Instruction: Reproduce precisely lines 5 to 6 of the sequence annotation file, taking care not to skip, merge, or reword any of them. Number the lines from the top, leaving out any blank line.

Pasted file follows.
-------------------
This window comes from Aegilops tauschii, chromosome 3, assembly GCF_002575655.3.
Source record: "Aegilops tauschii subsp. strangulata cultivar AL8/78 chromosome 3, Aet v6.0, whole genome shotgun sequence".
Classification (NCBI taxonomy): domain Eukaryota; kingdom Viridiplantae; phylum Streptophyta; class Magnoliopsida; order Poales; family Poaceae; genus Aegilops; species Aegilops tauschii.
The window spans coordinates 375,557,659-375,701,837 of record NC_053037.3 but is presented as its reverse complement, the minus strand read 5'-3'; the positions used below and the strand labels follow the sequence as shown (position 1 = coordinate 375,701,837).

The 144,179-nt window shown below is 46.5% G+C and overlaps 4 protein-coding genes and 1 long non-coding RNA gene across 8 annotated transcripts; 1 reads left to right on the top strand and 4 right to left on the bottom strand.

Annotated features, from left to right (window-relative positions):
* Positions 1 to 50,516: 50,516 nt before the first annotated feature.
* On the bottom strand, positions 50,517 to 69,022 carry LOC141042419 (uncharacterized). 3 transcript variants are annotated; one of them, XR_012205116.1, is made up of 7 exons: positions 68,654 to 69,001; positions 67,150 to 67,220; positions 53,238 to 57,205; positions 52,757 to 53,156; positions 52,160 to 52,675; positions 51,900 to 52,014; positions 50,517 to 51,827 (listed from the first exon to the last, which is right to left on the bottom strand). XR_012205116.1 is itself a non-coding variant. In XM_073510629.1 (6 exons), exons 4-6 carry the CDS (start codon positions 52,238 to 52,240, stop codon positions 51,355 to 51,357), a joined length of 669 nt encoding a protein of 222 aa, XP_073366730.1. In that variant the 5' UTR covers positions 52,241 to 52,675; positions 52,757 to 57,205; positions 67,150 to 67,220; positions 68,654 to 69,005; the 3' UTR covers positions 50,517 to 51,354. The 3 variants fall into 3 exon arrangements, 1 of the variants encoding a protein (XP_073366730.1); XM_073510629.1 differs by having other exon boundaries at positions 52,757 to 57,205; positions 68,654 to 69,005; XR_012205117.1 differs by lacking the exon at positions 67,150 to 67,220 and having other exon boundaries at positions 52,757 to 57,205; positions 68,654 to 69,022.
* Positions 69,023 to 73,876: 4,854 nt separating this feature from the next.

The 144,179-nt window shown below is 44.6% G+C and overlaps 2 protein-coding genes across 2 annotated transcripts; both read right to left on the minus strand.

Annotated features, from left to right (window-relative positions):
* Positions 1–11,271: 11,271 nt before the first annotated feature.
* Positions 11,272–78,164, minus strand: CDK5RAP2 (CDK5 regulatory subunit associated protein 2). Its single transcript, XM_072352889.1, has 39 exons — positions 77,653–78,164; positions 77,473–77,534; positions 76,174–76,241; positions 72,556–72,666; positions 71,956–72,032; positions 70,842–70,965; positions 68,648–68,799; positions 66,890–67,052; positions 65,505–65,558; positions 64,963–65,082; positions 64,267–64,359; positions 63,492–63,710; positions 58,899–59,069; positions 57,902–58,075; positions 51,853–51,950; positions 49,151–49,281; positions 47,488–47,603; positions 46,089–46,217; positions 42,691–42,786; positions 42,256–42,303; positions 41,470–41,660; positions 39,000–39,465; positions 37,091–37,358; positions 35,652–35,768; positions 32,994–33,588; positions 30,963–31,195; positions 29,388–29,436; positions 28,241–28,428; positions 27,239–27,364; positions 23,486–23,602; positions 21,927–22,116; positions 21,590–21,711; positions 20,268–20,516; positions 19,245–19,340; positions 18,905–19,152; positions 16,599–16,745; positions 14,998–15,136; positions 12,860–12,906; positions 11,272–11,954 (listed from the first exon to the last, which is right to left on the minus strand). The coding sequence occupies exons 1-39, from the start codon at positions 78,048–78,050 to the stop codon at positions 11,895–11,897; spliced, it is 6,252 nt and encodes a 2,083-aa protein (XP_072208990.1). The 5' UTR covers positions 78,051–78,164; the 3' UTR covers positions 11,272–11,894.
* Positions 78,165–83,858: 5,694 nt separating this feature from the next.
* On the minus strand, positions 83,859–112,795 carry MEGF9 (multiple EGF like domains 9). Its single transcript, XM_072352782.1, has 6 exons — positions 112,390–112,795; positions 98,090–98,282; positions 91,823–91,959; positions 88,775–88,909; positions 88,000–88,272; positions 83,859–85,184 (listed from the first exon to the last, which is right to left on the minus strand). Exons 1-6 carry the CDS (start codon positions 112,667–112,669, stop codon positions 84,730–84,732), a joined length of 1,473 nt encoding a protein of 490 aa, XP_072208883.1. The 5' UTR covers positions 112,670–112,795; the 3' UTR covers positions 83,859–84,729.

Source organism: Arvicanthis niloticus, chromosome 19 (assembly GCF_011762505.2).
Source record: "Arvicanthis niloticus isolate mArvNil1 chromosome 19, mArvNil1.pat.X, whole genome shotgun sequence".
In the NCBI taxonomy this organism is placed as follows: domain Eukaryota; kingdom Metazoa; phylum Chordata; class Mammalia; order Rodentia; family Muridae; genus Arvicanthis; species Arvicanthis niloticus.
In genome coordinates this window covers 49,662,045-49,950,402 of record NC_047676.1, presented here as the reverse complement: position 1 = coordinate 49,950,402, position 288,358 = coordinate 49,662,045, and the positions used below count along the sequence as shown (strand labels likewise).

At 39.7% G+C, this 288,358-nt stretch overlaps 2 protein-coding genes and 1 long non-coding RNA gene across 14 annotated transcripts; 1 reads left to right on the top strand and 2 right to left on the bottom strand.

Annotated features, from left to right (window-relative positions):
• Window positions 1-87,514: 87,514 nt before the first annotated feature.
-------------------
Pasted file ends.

The 144,179-nt window shown below is 46.5% G+C and overlaps 4 protein-coding genes and 1 long non-coding RNA gene across 8 annotated transcripts; 1 reads left to right on the top strand and 4 right to left on the bottom strand.

Annotated features, from left to right (window-relative positions):